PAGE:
enowning
Monday, September 12, 2011
 
Miguel De Beistegui on the interconnectedness space and time, space-time, and Ereignis.
The unity, or intimacy (Einigkeit, Innigkeit) of time and space lies in this counter-turning, in the becoming other of each: "This counter-turning is indeed what is essential and indicates the originary referral of both to each other, on the basis of separatedness [Geschiednis]."[P. 269] And so, it is on the basis of their being two counter-tendencies, one oriented toward dispersal, the other one towards estrangement, that each one comes into its own. It is in their very separateness, their very counter-orientation, that each is brought into its own essence and proper unfolding. But at no stage is this opposition dialectical, for both unfold, as counter-tendencies, from the structure of Ereignis itself, torn between--and this being-torn-apart, this quartering is not the result of some indecision, some temporary state of hesitation, but designates Ereignis in its essence--belongingness and call. This primal and irreducible 'event' is the forever-renewed origin of time-space, the very source of the spatializing and the temporalizing that is world configuring.

But in the end, what matters most is that this temporalizing and this spacing be that of Ereignis, understood as the unity of belongingness and call, as this singular and unique event on which fate of the human hinges. Ereignis, as the event of time-space, is thus the unity and co-originarity of this movement of ecstasy and captivation, dissemination and alienation, in and through which time is from the start brought back into the hold of space, and space itself from the start carried away in the breaking out of time.History is nothing other than the state of equilibrium reached at any given time by this spatio-temporal economy. History is of time-space. It is the mark or the inscription of a particular configuration of the tension opposing time and space.

P. 93
 
Comments:
"... at no stage is this opposition dialectical."

While I have not read anyone who can handle the time-space description better (this side of poetry, anyhow) denial of dialectics does not cure what sure looks like dialectics to me.

But being limited only to denial sure seems impoverished to me.
 
Rereading Time and Being I realized that when I first read it many years ago, I simply did not understand it. So looking at it again shows I have learned a little something in the meantime.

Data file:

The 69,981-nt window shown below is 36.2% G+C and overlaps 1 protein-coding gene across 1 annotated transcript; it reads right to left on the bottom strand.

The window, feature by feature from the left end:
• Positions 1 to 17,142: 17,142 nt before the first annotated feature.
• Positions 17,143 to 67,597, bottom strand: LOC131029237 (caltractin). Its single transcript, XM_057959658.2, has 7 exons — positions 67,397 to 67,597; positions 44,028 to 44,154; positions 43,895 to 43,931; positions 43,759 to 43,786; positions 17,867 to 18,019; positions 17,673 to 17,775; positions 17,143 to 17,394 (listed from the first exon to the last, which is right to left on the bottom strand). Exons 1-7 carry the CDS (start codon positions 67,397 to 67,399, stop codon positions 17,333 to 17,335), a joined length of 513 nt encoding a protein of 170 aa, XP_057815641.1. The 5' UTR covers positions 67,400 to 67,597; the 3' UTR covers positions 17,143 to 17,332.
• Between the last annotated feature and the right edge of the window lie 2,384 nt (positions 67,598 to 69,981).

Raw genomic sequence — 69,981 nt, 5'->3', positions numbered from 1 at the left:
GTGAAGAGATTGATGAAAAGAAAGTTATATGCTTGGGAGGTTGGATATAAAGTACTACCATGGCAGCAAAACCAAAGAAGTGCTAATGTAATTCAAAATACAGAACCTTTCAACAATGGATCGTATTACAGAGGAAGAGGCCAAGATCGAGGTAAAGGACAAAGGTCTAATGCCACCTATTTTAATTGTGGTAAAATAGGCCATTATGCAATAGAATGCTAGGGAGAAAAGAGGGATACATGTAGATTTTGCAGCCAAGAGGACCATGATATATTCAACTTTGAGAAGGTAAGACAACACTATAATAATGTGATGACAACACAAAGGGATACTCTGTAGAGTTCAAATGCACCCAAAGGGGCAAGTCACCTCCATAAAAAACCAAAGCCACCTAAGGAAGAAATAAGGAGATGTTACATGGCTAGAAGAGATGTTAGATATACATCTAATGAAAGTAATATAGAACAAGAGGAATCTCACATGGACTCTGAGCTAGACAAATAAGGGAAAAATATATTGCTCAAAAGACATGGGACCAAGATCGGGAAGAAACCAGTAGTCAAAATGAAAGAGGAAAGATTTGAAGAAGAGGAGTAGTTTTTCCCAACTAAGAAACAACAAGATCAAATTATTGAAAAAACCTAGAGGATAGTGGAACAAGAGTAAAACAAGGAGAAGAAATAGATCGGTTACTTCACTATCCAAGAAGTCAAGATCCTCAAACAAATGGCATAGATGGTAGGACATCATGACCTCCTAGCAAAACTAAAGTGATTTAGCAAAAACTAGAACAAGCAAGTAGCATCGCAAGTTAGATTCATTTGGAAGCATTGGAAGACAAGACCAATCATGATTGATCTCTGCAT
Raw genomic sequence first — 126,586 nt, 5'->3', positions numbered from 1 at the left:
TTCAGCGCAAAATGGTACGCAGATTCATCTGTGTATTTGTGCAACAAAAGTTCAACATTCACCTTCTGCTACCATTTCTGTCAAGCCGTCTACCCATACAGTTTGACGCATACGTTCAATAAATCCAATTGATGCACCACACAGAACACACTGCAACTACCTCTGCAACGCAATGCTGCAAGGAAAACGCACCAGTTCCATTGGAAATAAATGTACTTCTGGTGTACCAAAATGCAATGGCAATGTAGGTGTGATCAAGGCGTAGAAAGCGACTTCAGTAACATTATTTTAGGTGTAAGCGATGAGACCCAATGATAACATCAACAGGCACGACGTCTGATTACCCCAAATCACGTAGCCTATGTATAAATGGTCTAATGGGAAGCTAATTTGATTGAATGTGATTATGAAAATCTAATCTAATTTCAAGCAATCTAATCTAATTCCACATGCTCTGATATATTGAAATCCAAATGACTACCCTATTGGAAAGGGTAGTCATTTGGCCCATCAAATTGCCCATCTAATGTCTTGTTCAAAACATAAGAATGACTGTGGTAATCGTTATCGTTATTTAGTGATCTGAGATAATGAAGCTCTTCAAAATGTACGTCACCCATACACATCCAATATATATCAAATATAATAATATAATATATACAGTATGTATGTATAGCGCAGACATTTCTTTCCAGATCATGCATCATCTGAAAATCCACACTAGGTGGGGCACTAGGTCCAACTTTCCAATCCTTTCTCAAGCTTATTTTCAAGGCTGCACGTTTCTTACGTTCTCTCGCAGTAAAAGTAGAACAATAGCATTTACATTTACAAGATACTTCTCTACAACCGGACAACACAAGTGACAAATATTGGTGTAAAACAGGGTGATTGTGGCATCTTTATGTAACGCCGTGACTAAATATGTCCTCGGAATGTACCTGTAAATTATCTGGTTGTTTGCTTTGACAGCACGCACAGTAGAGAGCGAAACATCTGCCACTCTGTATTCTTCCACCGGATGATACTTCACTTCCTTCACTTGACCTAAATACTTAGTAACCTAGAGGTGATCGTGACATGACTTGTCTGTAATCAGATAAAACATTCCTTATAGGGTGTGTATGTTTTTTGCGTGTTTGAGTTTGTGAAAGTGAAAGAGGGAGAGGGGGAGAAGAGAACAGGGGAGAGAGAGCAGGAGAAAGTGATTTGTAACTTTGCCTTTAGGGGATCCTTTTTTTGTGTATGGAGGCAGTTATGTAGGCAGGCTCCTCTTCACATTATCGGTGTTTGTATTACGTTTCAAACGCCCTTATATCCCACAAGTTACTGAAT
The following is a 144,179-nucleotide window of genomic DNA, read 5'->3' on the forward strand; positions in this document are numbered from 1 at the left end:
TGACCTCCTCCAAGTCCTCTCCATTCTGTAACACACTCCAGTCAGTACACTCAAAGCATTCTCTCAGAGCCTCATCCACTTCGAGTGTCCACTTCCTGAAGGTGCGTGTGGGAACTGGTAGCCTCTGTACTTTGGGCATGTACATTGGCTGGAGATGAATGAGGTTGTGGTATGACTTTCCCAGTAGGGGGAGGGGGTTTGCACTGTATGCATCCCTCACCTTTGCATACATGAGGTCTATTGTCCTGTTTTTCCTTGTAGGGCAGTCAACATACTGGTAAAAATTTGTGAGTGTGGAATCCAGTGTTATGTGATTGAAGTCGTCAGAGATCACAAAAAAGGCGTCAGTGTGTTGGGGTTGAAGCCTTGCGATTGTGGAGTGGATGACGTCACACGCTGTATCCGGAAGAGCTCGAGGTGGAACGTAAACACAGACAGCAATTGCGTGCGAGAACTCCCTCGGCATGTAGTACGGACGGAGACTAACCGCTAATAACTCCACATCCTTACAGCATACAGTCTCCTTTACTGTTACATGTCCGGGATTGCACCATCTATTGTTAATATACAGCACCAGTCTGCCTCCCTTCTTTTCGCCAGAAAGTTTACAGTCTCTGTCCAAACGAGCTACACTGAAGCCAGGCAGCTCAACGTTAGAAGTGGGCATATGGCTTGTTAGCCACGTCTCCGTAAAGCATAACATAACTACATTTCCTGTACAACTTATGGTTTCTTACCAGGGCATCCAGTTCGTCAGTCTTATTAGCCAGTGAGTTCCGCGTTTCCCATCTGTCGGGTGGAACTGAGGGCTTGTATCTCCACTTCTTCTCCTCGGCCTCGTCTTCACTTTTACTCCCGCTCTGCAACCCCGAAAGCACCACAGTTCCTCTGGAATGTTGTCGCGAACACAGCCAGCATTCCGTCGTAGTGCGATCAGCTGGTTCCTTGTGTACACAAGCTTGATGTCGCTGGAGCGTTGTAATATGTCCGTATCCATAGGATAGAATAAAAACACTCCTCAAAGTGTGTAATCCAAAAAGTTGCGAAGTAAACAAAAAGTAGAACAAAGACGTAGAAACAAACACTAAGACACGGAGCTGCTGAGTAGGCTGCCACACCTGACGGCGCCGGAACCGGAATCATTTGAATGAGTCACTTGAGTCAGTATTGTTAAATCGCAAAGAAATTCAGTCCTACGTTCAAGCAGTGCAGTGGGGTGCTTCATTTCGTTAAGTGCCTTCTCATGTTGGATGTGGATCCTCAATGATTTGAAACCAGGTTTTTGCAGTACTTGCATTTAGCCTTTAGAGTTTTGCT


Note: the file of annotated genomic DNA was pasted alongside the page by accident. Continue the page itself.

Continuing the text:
I see now why some commenters accuse MH of resorting to mysticism and why others allege apophasis as MH's later style.

I doubt either of those pigeonholes is accurate. Until we find a new vocabulary, which we may not understand at the time, asserting something about time-space is denied us.
 
It took me years to make sense of B&T, and while I can't claim to have all the existentiells at my fingerprints, nowadays when I dip in it all seems so self-evident...Mysticism, apophasis, jargon, nattering negativistic nihilism, where?
 
One thing about SZ that I find irksome is MH's refusal to specifically engage the philosophical debate--like, say dialectic: e.g. Kant's 3rd Antinomy, and its relation to Hegel's system (itself rather perplexing). Is he ..orthe commenter saying (I don't have the section here) the 3rd Ant. has been resolved, never was a real problem, a philosophical mistake..etc. I don't always agree with Kant's solutions to philo.chestnuts (or even his..setups) but..the 3rd Antinomy is ...shall we say weightier then many philo-types including PoMos think (really, freedom and determinism itself--or so-called freedom to some--a dissertation in itself, and not without scientific/psychological import). MH may have addressed in detail somewhat (Kantbuch?) but I don't recall it in SZ.
 
Blattner, in his book on B&T, says that MH's distinction between factuality and facticity is similar to Kant's distinction between judging a person morally or psychologically/deterministically.

In GA 31 (The Essence of Human Freedom) MH discusses Kant's third antinomy.

I'll try to put some posts together later this week. Tonight's curriculum night at the junior high and tomorrow's my neighborhood's annual meeting.
 
The references in the later MH I have seen to dialectic, Kant, and Hegel regrets them all as dependent on metaphysics. In Time and Being MH credits Hegel as the most "powerful" philosoper of the modern epoch, but that is the epoch to be 'aufgehoben-ed' (my interpretation, maybe not MH's).
 
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